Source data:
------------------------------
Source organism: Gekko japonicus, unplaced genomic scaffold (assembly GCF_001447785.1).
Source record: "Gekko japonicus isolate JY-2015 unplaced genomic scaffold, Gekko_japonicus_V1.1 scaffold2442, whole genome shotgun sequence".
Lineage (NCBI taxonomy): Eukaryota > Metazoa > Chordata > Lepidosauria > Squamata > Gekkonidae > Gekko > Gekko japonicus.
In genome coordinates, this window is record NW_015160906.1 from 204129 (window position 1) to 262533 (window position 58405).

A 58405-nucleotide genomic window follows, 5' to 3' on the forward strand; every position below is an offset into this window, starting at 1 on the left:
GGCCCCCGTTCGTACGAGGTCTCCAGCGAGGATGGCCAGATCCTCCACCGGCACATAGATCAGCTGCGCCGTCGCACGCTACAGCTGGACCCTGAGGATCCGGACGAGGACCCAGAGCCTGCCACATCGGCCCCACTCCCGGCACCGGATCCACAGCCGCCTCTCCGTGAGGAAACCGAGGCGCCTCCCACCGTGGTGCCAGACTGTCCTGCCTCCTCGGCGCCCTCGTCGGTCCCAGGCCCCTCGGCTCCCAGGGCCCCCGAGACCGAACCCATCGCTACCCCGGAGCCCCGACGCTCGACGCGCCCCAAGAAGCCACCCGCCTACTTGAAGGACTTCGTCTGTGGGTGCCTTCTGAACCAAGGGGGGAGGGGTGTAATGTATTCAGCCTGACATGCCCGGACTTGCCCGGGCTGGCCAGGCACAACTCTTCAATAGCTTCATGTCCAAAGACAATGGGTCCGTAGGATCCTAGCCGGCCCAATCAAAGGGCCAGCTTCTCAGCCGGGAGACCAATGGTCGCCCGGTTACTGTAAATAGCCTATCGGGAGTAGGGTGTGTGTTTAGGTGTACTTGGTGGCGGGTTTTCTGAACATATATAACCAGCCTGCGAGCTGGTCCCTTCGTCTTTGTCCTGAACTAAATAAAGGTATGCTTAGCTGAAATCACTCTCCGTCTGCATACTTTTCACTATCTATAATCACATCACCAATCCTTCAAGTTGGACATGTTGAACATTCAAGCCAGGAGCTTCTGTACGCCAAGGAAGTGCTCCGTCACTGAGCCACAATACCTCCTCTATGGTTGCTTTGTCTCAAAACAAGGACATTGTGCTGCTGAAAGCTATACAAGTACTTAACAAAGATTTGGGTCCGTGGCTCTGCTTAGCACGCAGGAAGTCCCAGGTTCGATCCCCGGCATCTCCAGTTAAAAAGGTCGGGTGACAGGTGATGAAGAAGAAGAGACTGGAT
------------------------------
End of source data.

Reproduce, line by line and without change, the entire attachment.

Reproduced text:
Source organism: Gekko japonicus, unplaced genomic scaffold (assembly GCF_001447785.1).
Source record: "Gekko japonicus isolate JY-2015 unplaced genomic scaffold, Gekko_japonicus_V1.1 scaffold2442, whole genome shotgun sequence".
Lineage (NCBI taxonomy): Eukaryota > Metazoa > Chordata > Lepidosauria > Squamata > Gekkonidae > Gekko > Gekko japonicus.
In genome coordinates, this window is record NW_015160906.1 from 204129 (window position 1) to 262533 (window position 58405).

A 58405-nucleotide genomic window follows, 5' to 3' on the forward strand; every position below is an offset into this window, starting at 1 on the left:
GGCCCCCGTTCGTACGAGGTCTCCAGCGAGGATGGCCAGATCCTCCACCGGCACATAGATCAGCTGCGCCGTCGCACGCTACAGCTGGACCCTGAGGATCCGGACGAGGACCCAGAGCCTGCCACATCGGCCCCACTCCCGGCACCGGATCCACAGCCGCCTCTCCGTGAGGAAACCGAGGCGCCTCCCACCGTGGTGCCAGACTGTCCTGCCTCCTCGGCGCCCTCGTCGGTCCCAGGCCCCTCGGCTCCCAGGGCCCCCGAGACCGAACCCATCGCTACCCCGGAGCCCCGACGCTCGACGCGCCCCAAGAAGCCACCCGCCTACTTGAAGGACTTCGTCTGTGGGTGCCTTCTGAACCAAGGGGGGAGGGGTGTAATGTATTCAGCCTGACATGCCCGGACTTGCCCGGGCTGGCCAGGCACAACTCTTCAATAGCTTCATGTCCAAAGACAATGGGTCCGTAGGATCCTAGCCGGCCCAATCAAAGGGCCAGCTTCTCAGCCGGGAGACCAATGGTCGCCCGGTTACTGTAAATAGCCTATCGGGAGTAGGGTGTGTGTTTAGGTGTACTTGGTGGCGGGTTTTCTGAACATATATAACCAGCCTGCGAGCTGGTCCCTTCGTCTTTGTCCTGAACTAAATAAAGGTATGCTTAGCTGAAATCACTCTCCGTCTGCATACTTTTCACTATCTATAATCACATCACCAATCCTTCAAGTTGGACATGTTGAACATTCAAGCCAGGAGCTTCTGTACGCCAAGGAAGTGCTCCGTCACTGAGCCACAATACCTCCTCTATGGTTGCTTTGTCTCAAAACAAGGACATTGTGCTGCTGAAAGCTATACAAGTACTTAACAAAGATTTGGGTCCGTGGCTCTGCTTAGCACGCAGGAAGTCCCAGGTTCGATCCCCGGCATCTCCAGTTAAAAAGGTCGGGTGACAGGTGATGAAGAAGAAGAGACTGGAT